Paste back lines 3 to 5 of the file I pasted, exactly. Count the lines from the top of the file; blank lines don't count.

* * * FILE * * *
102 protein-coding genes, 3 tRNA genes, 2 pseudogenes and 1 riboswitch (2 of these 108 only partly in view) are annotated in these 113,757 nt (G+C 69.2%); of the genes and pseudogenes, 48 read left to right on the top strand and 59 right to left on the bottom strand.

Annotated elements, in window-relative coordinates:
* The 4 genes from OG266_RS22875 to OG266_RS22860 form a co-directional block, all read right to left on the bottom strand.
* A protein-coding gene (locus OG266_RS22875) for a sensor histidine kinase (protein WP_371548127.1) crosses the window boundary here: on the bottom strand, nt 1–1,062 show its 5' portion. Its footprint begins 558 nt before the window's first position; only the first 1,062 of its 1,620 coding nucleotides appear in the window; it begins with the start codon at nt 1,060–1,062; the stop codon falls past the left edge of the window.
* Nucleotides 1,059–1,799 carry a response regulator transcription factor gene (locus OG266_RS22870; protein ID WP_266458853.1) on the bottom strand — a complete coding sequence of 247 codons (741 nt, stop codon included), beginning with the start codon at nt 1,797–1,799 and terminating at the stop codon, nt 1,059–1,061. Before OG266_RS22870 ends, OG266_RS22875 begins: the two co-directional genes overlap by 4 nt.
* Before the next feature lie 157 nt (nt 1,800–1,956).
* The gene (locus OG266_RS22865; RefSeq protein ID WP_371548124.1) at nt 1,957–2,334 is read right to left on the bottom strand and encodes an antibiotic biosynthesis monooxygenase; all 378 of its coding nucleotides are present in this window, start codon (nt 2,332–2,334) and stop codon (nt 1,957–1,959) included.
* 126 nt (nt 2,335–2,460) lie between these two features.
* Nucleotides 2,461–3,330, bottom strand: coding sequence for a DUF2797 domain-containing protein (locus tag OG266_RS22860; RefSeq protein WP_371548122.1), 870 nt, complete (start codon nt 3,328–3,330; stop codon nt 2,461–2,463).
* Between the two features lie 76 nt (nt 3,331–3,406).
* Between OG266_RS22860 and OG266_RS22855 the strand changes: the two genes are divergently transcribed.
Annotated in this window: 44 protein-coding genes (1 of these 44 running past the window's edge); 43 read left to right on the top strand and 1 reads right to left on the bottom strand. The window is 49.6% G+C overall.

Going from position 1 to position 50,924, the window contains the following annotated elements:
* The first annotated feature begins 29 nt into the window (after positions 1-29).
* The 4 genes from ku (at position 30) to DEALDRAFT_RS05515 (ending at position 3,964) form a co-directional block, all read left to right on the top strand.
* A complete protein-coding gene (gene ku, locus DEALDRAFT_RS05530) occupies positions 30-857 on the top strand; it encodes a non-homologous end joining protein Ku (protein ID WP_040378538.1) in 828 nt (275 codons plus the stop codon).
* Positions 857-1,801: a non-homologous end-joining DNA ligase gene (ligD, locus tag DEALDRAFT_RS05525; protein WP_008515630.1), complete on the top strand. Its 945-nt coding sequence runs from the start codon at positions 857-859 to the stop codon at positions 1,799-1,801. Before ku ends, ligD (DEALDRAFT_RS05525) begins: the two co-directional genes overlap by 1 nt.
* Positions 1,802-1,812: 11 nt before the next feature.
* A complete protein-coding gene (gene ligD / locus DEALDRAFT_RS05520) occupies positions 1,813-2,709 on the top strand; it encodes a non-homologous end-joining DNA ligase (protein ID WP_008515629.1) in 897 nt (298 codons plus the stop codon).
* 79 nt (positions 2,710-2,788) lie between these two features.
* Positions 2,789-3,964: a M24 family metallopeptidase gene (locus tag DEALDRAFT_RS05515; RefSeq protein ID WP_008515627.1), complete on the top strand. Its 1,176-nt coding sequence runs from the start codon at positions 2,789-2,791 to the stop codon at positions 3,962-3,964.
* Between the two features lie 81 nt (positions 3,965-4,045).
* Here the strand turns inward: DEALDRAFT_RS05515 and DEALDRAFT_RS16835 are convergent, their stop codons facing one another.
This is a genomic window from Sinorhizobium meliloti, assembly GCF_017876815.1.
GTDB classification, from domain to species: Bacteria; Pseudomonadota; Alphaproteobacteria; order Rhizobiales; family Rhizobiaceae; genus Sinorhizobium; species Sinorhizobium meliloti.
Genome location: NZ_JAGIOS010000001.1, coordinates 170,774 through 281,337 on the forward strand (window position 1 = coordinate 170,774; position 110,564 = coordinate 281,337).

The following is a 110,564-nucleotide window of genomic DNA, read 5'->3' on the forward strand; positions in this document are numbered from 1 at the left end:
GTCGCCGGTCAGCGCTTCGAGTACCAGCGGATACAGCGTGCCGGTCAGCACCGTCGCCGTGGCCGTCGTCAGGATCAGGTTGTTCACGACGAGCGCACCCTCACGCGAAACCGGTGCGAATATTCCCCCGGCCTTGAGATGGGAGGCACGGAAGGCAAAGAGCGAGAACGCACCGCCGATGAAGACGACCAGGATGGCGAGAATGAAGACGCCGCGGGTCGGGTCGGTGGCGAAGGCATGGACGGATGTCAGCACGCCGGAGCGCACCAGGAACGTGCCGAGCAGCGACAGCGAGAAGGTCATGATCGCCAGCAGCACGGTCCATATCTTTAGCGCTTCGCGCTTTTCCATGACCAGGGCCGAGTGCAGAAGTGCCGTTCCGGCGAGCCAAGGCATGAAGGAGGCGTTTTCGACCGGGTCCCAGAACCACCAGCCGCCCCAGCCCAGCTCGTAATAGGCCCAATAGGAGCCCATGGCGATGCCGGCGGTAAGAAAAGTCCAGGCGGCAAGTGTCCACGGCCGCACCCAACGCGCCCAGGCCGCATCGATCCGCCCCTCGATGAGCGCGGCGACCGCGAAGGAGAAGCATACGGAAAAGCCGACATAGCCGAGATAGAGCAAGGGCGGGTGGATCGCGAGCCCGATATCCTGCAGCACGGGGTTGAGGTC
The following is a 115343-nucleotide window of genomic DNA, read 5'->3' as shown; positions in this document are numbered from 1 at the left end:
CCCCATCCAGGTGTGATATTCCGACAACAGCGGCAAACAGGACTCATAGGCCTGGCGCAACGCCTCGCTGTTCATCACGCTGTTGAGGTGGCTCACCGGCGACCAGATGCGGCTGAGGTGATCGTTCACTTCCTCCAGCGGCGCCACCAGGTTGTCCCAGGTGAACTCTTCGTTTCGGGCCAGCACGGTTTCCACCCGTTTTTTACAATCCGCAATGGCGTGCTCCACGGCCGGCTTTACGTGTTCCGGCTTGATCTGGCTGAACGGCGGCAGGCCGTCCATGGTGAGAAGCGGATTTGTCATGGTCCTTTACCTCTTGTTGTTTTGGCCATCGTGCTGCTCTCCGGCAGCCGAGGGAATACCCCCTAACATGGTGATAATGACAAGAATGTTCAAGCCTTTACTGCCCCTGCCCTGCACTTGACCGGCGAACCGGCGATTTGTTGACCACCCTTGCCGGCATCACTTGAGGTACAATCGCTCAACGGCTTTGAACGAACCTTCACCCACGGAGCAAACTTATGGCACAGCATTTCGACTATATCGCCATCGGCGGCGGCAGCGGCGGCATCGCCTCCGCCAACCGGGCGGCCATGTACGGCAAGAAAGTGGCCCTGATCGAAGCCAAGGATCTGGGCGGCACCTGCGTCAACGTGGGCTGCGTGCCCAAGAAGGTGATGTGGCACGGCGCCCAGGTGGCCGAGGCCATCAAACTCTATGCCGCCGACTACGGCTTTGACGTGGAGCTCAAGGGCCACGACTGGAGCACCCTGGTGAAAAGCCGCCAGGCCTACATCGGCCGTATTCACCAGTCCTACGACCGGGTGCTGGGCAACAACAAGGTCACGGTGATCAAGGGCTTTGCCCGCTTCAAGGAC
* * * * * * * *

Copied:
* The 4 genes from OG266_RS22875 to OG266_RS22860 form a co-directional block, all read right to left on the bottom strand.
* A protein-coding gene (locus OG266_RS22875) for a sensor histidine kinase (protein WP_371548127.1) crosses the window boundary here: on the bottom strand, nt 1–1,062 show its 5' portion. Its footprint begins 558 nt before the window's first position; only the first 1,062 of its 1,620 coding nucleotides appear in the window; it begins with the start codon at nt 1,060–1,062; the stop codon falls past the left edge of the window.
* Nucleotides 1,059–1,799 carry a response regulator transcription factor gene (locus OG266_RS22870; protein ID WP_266458853.1) on the bottom strand — a complete coding sequence of 247 codons (741 nt, stop codon included), beginning with the start codon at nt 1,797–1,799 and terminating at the stop codon, nt 1,059–1,061. Before OG266_RS22870 ends, OG266_RS22875 begins: the two co-directional genes overlap by 4 nt.